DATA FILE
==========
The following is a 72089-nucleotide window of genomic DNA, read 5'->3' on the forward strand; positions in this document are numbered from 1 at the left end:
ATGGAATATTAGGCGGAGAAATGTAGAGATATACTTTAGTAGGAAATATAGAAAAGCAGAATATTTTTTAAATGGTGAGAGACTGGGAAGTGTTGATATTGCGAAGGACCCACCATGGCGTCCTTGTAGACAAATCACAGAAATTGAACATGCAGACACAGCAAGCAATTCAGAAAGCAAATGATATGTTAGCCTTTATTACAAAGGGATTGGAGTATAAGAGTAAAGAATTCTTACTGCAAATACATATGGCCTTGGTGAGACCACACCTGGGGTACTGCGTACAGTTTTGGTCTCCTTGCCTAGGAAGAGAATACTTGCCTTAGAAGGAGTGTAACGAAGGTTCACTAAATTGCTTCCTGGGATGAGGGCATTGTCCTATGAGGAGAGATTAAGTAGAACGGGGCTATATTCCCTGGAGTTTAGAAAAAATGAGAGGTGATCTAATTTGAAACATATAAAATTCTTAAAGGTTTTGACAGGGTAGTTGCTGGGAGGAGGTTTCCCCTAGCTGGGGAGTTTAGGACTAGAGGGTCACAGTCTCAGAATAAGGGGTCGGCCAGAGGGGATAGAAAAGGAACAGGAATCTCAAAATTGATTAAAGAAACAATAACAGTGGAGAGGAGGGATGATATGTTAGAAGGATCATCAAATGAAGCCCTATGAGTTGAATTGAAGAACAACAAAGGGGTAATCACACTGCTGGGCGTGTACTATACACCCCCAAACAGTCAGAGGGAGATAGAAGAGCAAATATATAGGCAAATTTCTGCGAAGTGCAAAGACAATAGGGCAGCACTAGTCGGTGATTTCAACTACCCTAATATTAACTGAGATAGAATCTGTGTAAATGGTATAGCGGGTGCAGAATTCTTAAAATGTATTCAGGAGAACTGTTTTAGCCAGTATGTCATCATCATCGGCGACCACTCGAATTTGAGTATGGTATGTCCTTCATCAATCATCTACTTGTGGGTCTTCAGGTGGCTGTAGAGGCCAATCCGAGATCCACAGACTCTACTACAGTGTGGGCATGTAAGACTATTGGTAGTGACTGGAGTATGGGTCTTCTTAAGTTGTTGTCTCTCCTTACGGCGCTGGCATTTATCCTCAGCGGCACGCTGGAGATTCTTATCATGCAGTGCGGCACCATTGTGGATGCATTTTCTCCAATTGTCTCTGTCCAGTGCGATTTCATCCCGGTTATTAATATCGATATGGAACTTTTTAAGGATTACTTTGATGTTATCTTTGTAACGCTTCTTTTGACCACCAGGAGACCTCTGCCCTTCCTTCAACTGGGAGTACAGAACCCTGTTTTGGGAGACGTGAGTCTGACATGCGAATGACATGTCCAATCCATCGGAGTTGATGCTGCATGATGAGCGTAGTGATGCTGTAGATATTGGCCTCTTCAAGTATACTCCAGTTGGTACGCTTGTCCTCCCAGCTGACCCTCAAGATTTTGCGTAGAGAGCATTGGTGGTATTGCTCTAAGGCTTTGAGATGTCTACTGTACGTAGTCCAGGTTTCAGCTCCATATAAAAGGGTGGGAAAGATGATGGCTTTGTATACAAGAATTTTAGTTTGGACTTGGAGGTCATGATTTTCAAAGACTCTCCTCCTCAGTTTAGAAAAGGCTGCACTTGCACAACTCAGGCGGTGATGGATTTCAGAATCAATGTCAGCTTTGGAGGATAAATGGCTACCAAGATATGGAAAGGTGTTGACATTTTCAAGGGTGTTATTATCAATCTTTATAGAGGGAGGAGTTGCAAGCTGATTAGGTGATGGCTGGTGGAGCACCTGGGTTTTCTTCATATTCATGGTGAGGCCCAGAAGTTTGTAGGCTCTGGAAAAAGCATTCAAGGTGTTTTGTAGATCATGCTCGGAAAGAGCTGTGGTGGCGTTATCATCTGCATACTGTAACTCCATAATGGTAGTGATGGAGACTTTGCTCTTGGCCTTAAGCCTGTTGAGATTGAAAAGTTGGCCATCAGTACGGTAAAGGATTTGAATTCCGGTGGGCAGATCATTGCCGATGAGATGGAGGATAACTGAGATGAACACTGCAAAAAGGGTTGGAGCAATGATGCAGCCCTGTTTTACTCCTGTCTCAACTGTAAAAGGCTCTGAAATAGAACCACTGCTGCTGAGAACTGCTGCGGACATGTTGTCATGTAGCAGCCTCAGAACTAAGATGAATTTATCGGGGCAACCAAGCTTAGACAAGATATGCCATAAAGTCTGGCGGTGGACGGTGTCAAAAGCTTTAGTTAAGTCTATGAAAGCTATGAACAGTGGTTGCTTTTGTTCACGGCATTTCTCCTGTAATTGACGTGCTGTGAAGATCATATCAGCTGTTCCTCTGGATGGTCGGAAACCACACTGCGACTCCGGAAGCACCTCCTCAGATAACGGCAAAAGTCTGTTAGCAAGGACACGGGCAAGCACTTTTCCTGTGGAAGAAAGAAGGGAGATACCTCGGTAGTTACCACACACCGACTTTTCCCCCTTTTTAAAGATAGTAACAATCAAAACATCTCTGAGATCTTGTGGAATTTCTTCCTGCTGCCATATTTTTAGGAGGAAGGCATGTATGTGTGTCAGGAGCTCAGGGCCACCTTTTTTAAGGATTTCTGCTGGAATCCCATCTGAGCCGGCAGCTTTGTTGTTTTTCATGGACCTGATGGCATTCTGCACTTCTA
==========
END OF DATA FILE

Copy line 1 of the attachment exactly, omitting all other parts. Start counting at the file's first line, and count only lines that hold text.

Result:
The following is a 72089-nucleotide window of genomic DNA, read 5'->3' on the forward strand; positions in this document are numbered from 1 at the left end: